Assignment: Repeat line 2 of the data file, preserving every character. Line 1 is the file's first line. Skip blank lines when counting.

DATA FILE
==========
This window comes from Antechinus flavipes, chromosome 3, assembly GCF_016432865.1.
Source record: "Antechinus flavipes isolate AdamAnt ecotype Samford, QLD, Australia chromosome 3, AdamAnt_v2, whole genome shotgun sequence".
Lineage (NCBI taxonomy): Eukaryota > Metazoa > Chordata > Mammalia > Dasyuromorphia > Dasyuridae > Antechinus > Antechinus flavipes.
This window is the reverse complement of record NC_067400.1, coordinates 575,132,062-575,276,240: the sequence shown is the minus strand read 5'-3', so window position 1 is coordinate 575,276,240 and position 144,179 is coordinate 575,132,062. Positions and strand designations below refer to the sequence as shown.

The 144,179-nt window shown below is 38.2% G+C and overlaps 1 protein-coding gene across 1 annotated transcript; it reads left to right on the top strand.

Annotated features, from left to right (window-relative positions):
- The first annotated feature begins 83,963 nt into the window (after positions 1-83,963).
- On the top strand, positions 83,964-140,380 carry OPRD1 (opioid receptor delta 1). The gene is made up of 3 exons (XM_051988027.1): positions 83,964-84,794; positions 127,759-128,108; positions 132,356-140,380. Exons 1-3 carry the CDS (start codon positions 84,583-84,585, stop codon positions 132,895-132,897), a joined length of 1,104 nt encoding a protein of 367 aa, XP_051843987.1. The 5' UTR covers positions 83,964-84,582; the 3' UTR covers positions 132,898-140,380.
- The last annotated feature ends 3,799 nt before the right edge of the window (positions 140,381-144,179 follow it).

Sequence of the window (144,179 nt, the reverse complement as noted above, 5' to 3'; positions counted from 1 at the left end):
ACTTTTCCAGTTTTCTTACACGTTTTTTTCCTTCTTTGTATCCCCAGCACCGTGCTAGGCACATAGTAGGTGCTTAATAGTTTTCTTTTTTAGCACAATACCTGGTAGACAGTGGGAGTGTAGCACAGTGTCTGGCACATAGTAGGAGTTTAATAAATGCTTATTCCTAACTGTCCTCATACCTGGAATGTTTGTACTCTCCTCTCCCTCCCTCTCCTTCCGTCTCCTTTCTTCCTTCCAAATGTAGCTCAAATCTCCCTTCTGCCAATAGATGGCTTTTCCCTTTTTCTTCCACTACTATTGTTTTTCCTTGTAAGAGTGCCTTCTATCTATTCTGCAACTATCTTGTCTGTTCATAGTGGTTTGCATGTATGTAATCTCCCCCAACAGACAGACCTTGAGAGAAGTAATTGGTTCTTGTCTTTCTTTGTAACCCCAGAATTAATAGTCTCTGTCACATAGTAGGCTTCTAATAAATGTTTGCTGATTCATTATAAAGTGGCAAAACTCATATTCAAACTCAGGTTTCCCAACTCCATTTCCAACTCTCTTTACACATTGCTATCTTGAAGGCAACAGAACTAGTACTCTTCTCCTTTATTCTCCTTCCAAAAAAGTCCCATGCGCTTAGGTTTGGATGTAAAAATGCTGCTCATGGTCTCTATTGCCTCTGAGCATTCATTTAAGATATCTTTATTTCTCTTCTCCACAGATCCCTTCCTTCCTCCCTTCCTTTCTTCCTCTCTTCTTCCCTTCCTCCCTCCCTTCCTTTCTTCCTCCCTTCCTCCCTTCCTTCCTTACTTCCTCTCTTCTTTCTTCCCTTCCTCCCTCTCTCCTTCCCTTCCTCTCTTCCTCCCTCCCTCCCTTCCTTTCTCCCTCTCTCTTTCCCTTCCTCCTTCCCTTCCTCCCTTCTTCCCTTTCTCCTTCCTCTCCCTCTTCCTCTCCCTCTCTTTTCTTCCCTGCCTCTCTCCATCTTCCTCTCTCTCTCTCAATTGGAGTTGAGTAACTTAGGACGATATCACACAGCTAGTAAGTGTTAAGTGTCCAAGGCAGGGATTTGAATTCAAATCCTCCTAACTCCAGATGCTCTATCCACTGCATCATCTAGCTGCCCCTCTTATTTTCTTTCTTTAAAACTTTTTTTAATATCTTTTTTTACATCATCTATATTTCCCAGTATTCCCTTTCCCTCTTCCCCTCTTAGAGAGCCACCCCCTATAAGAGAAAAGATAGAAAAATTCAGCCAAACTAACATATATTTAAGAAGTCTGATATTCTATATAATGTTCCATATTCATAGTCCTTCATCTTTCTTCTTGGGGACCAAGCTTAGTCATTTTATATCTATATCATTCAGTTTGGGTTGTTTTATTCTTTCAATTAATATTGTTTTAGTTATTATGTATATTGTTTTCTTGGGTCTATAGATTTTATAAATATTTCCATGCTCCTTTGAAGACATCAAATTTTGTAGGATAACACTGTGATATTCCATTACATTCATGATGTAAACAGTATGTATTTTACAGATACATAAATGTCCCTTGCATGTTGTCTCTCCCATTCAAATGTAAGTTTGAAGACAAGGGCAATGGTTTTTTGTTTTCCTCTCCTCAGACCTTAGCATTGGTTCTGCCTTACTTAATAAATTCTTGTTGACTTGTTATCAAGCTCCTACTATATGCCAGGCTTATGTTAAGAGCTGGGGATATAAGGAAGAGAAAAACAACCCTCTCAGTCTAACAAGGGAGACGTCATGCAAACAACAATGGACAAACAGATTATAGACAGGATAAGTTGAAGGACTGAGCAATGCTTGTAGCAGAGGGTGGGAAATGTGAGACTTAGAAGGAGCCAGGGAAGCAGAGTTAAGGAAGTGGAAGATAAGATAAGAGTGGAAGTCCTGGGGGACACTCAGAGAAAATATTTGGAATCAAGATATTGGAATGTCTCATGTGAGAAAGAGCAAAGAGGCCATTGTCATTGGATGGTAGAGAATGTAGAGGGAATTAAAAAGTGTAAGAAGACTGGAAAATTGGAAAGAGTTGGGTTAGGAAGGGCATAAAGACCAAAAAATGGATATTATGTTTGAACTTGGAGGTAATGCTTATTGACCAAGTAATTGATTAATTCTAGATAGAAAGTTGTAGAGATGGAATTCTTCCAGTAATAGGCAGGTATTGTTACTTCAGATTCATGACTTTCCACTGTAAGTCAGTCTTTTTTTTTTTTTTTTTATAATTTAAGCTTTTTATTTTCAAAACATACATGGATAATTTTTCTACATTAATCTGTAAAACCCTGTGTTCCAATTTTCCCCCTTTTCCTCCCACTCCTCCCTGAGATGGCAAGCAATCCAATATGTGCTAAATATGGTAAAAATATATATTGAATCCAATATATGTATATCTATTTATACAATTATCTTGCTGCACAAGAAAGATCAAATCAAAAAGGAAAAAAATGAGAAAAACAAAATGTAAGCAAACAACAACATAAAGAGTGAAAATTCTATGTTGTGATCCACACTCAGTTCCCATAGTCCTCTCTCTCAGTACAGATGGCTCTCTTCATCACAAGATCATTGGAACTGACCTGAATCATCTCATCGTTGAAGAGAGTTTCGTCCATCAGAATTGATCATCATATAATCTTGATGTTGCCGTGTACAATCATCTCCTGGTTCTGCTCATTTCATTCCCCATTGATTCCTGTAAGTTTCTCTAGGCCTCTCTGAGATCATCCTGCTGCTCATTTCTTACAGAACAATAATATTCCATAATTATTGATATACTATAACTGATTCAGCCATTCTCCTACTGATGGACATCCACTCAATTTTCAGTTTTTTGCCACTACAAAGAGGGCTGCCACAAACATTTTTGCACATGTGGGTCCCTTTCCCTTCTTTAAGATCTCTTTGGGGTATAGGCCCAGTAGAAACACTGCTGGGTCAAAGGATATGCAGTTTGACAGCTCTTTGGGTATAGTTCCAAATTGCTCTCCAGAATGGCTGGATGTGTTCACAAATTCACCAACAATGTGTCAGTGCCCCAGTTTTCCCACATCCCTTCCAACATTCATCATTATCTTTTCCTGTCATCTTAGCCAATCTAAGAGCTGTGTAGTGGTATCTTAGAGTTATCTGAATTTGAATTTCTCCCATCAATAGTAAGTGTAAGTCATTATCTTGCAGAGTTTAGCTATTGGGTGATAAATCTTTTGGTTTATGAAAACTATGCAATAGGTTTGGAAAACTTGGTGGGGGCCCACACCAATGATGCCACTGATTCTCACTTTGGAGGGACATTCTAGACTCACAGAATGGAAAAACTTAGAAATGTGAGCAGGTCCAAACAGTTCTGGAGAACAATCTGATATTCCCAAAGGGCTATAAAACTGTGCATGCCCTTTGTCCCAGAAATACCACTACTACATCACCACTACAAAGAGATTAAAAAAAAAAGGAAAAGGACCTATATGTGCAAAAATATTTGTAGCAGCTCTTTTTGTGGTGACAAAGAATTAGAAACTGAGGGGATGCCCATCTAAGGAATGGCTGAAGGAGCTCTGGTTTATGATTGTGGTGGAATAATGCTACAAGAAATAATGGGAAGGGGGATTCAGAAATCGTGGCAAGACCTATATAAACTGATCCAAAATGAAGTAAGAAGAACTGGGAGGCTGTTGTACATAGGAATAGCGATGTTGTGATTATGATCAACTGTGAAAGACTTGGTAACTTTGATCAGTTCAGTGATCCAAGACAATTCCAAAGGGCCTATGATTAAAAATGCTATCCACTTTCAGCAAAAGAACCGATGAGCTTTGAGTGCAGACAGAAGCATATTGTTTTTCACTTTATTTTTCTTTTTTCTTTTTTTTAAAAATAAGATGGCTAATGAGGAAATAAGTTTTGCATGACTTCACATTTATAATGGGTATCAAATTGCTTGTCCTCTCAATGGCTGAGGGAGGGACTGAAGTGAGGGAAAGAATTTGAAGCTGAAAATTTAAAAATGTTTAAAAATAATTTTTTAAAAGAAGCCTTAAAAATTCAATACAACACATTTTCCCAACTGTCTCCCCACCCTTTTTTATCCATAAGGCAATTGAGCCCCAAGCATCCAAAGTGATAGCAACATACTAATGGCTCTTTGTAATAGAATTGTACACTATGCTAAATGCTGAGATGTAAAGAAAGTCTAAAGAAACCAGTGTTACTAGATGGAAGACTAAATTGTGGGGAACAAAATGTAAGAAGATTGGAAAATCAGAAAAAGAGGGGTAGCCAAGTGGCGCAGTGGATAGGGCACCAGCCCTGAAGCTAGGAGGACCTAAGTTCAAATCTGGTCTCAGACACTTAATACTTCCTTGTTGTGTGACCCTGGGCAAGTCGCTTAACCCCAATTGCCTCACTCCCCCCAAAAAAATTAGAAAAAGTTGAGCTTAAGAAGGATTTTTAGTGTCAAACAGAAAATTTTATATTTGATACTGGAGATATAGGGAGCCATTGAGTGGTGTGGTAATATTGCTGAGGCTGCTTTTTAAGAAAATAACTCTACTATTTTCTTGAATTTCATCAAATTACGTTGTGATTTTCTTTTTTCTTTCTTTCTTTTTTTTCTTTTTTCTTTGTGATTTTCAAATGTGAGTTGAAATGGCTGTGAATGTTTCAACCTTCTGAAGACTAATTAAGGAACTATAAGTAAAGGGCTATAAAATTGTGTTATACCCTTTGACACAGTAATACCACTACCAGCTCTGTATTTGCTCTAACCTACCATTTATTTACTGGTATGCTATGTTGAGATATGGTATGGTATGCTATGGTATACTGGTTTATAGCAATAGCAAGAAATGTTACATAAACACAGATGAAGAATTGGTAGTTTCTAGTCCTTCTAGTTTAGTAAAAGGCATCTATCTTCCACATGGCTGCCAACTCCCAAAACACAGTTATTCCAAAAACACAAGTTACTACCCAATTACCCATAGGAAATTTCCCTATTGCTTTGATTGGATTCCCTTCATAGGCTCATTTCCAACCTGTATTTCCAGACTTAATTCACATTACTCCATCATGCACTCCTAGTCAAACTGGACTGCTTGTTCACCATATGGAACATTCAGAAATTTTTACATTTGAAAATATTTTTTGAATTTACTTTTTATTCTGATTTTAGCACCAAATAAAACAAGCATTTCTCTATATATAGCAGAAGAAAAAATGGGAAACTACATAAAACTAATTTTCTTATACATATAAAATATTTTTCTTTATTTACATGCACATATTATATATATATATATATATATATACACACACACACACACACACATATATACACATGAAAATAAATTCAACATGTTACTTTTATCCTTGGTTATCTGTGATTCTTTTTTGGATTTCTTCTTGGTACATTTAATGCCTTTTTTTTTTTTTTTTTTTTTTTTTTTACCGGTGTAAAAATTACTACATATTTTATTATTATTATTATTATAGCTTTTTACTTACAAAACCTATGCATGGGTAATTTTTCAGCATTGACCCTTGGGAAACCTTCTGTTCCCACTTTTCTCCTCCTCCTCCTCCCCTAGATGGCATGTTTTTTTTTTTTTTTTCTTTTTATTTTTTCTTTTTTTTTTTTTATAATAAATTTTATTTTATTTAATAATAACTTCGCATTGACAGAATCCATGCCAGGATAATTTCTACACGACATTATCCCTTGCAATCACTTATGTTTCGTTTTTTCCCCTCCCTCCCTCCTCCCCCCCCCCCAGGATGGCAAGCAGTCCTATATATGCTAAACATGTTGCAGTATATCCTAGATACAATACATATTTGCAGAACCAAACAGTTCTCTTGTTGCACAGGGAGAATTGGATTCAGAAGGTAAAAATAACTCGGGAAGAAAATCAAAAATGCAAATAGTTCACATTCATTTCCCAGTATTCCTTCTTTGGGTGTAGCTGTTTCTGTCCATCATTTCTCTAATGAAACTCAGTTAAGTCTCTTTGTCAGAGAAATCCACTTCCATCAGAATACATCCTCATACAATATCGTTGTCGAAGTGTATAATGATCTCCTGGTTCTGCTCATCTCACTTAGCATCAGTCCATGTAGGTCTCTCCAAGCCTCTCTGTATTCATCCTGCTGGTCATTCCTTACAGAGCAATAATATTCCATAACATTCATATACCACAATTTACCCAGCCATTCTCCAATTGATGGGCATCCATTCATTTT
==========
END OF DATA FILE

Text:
Source record: "Antechinus flavipes isolate AdamAnt ecotype Samford, QLD, Australia chromosome 3, AdamAnt_v2, whole genome shotgun sequence".